But I'm not sure how efficient they would be if you have a lot of iron.

    (edit: maybe the Canadians were the ones who banned it? Damn... sucks getting old. Old facts like that get squeezed out of my skull to make room for more porn star's stats. )
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    Mar 10, 2014 2:07 AM GMT
    lol they always say the drinking water is "safe"
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    Mar 10, 2014 2:21 AM GMT
    I think Mindgarden offered the best advice here. Buy your mom a water softening system. All that extra iron can't be too healthy.
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    Mar 10, 2014 2:25 AM GMT
    Yeah, you might be able to find purified citric acid as wine-making or canning supplies. (This is what we typically use in the lab to make ferric-iron solutions - turns a jar full of rusty sediment into a clear amber solution.)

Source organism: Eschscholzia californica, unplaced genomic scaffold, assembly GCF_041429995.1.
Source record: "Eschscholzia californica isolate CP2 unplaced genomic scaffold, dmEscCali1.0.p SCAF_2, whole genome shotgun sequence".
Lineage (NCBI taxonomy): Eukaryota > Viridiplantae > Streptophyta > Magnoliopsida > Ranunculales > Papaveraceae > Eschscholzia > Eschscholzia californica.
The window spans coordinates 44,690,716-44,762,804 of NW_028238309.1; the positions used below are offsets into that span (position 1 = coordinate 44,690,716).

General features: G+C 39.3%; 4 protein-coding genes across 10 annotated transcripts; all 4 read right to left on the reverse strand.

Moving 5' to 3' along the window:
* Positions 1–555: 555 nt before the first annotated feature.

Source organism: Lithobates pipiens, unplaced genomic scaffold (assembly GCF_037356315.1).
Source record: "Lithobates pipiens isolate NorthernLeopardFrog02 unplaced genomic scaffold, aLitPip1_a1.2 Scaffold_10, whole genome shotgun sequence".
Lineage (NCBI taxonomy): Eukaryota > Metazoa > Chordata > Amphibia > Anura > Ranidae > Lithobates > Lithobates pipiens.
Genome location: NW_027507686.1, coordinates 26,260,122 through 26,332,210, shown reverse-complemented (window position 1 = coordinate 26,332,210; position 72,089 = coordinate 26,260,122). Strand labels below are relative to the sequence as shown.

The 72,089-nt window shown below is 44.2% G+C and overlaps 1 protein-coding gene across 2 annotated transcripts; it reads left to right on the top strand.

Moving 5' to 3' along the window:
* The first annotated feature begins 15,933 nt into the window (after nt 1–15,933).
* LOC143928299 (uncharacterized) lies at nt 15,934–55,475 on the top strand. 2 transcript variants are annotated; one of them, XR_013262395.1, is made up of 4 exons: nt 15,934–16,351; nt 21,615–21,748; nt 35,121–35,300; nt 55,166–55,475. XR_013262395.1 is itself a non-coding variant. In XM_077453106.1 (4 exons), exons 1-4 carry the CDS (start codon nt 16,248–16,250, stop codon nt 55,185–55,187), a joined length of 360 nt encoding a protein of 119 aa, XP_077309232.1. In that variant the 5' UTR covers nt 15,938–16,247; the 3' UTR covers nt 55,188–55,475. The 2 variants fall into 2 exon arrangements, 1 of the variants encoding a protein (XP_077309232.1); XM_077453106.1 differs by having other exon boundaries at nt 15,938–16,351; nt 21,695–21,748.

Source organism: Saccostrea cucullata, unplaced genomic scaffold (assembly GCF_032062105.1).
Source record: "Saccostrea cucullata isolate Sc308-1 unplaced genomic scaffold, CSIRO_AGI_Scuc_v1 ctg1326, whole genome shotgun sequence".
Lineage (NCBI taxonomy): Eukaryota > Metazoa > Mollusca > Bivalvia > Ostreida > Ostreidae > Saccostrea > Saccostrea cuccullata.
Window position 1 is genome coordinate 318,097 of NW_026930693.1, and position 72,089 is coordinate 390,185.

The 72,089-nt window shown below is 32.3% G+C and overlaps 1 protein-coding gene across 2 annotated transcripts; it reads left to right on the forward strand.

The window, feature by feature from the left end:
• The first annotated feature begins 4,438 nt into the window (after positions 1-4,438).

Another late-firing neuron suggests another possibility. EDTA and NTA were added to detergent in the first place in order to replace sodium triphosphate (which was previously banned), the stuff that made old-school detergents really work. There might be polyphosphate fertilizer in the garden center that would do the same thing... used to be about 30% of the detergent.

    Also note: Bleach will make it worse!

    LOL, by the time he checks out all this stuff, he'll be long gone from the well water.
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    Mar 10, 2014 3:21 AM GMT

    http://en.wikipedia.org/wiki/Iron_bacteria


    Mom had this problem at her farm out our way. The solution was an automatic timed chlorine pill dispenser on the well head, then routing the water through a declorinizing tank. Eventually after several years the bacteria in the well had died out. No more chlorinization necessary.


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    Mar 10, 2014 3:42 AM GMT
    YourName2000 said
    mindgarden saidYeah, you might be able to find purified citric acid as wine-making or canning supplies.